This has been impacting a lot of our economy's profits and overall a harmonious relationship with China as a nation. After the affirmative team's proposed change, these so far smaller issues would be worsened as Chinese leaders and officials could very well see this boycott as withdrawal of diplomatic support and peace between our nations.
In 2018, the previous Winter Olympics was held in Pyeongchang in North Korea. There was already widely known and broadcast of tension between North Korea and the remainder of the world due to their weapons projects and border control implementations. Regardless, Australia still attended the competition. And from that, some would even say our relationship with them from some of those tensions had smoothed out.
Therefore, Australia should not boycott the 2022 Winter Olympics just because it is held in Beijing. Instead, we should use it to strengthen our political relationships, especially with China. My second argument is that by boycotting the Winter Olympics, our athletes will lose career opportunities.
Right now, our athletes benefit from competing at world wide sporting events as they get exposure, sponsorship deals, it can grow out their careers, and have the chance to make their country proud. By taking away this crucial career opportunity, in this case, the Winter Olympics, our athletes who train non-stop will miss out on everything I have just mentioned.
We need to consider this model we need to consider how this model, if implemented, will impact people's careers drastically. It will be incredibly selfish to deny athletes these opportunities. Athletes, such as skiers or skaters, deserve equal opportunities as runners or swimmers at the normal Olympics. This is another reason why we the negative team believe that Australia should not boycott the 2022 Winter Olympics. Thank you.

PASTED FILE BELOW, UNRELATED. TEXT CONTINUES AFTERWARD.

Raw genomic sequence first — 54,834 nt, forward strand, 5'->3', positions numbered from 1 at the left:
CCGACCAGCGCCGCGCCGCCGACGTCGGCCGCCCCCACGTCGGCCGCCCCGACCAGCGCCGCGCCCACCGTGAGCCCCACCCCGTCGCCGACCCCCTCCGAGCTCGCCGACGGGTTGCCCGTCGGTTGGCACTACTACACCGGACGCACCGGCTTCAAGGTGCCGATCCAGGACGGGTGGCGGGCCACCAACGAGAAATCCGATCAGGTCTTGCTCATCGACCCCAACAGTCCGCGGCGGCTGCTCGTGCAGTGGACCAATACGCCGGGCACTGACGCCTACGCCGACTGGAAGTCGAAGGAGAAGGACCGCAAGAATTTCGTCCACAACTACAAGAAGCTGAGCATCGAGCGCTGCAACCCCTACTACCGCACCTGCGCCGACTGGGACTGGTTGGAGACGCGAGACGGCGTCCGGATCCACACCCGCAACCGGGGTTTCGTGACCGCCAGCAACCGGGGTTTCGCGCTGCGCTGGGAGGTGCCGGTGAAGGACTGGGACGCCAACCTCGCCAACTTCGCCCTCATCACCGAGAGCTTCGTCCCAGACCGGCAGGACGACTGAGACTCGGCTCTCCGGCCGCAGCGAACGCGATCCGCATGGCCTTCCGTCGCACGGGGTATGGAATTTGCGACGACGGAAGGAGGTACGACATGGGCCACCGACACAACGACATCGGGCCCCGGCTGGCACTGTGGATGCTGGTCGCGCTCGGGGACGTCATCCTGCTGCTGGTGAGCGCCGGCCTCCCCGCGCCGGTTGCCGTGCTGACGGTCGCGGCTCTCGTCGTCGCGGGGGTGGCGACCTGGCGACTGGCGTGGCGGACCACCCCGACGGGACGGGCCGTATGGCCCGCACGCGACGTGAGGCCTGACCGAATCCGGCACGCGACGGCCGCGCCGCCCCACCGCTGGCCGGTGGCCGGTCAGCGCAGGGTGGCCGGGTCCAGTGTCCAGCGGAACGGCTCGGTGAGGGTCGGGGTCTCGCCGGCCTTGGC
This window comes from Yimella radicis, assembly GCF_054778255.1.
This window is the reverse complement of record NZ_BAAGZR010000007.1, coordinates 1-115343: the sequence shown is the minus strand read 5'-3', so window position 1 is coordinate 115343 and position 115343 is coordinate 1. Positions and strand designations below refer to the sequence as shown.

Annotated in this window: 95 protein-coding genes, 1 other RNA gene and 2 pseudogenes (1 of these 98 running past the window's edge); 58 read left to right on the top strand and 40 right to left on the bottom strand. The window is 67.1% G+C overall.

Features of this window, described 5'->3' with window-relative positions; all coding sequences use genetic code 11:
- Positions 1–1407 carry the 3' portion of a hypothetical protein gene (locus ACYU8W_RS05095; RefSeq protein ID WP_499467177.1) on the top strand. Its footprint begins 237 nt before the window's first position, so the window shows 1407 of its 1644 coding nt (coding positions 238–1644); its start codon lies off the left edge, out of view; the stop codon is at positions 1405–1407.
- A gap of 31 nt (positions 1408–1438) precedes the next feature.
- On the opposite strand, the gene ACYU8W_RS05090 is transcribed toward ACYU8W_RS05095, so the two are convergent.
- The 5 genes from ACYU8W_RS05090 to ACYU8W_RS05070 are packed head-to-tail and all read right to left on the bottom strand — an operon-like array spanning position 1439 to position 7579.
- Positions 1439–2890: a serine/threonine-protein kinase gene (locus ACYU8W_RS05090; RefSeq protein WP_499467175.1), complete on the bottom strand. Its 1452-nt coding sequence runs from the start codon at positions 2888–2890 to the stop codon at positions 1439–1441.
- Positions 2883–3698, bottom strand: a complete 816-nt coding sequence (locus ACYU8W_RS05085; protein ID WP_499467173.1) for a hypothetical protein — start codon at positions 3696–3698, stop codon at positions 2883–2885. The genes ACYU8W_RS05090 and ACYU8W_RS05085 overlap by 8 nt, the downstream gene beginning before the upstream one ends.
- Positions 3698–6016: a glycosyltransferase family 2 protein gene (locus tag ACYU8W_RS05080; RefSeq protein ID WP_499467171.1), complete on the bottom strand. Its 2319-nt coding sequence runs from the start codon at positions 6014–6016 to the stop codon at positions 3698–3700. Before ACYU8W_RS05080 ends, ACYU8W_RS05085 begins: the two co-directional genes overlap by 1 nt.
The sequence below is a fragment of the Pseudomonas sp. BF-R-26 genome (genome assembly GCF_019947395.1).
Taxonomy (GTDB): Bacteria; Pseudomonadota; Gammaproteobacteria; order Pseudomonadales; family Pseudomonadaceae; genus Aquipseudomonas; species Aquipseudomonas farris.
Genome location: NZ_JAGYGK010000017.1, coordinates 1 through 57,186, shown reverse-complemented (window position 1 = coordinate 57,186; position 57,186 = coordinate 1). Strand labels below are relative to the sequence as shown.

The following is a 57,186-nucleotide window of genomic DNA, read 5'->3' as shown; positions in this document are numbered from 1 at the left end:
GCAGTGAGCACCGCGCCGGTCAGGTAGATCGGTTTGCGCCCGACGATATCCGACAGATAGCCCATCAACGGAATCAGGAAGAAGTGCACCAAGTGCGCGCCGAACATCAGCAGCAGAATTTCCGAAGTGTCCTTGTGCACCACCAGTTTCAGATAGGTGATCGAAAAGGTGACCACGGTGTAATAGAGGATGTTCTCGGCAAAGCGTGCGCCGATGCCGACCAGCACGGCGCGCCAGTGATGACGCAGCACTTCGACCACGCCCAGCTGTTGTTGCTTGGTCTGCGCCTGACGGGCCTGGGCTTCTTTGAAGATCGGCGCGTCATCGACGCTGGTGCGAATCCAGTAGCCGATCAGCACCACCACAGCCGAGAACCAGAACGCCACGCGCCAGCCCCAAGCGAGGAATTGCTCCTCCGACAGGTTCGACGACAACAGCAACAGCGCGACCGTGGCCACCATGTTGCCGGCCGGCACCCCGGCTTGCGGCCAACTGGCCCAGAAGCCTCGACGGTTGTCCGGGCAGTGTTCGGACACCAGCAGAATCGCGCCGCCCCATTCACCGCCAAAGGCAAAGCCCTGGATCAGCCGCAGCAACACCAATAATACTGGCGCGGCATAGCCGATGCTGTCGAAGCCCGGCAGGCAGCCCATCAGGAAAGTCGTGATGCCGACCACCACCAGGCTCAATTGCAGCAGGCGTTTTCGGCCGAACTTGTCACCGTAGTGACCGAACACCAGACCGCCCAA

SOPHIE RIDLEY: It all started with an inquiry into the starting of coronaviruses, into coronavirus. Then China was stopping trade. Then there was the tweet, an Australian soldier holding a knife to a baby. Right now we're in the middle of a global pandemic and tensions between our countries are ever-growing.
China won't have any polite communications with Australia or even pick up the phone. What do you think that they even want us going to Beijing and the Olympics? Now let's point out some of the flaws in the opposition's case.
Firstly, they stated that athletes will, in fact, lose career opportunities. We rebuttal this that the Winter Olympics isn't the only event where athletes can compete in. There are so many other events, such as Olympics in the future and things at home, such as the snow at home where people can train.
They also said that North Korea tensions, there were a lot of North Korean tensions in the Olympics and it went fine then. Those were only tensions in North Korea. Korea is actually like two states, South Korea's also.
And Korea was actually the minority in that. The whole world was coming to Korea. And North Korea was scared that there was going to be something in the entire world. So it was actually easier for that to happen, because the entire world was looking on to see if North Korea would do anything crazy.
They also said the athletes have been training from 2016. Even so, an entire year and quarantine is a massive hit for athletes. It's really important they train every day, which they haven't been doing and they're just not as fit as they could be for practically some of the biggest things of their lives. Why not do it later when they actually can do the best that they can?
They also said because we aren't hosting the country, we aren't the hosting country, we aren't losing as much money. Paying for accommodation, flights, medical treatment, and much more, even though we aren't the host country, we still can't be losing that much money just to go to a country that won't even welcome us.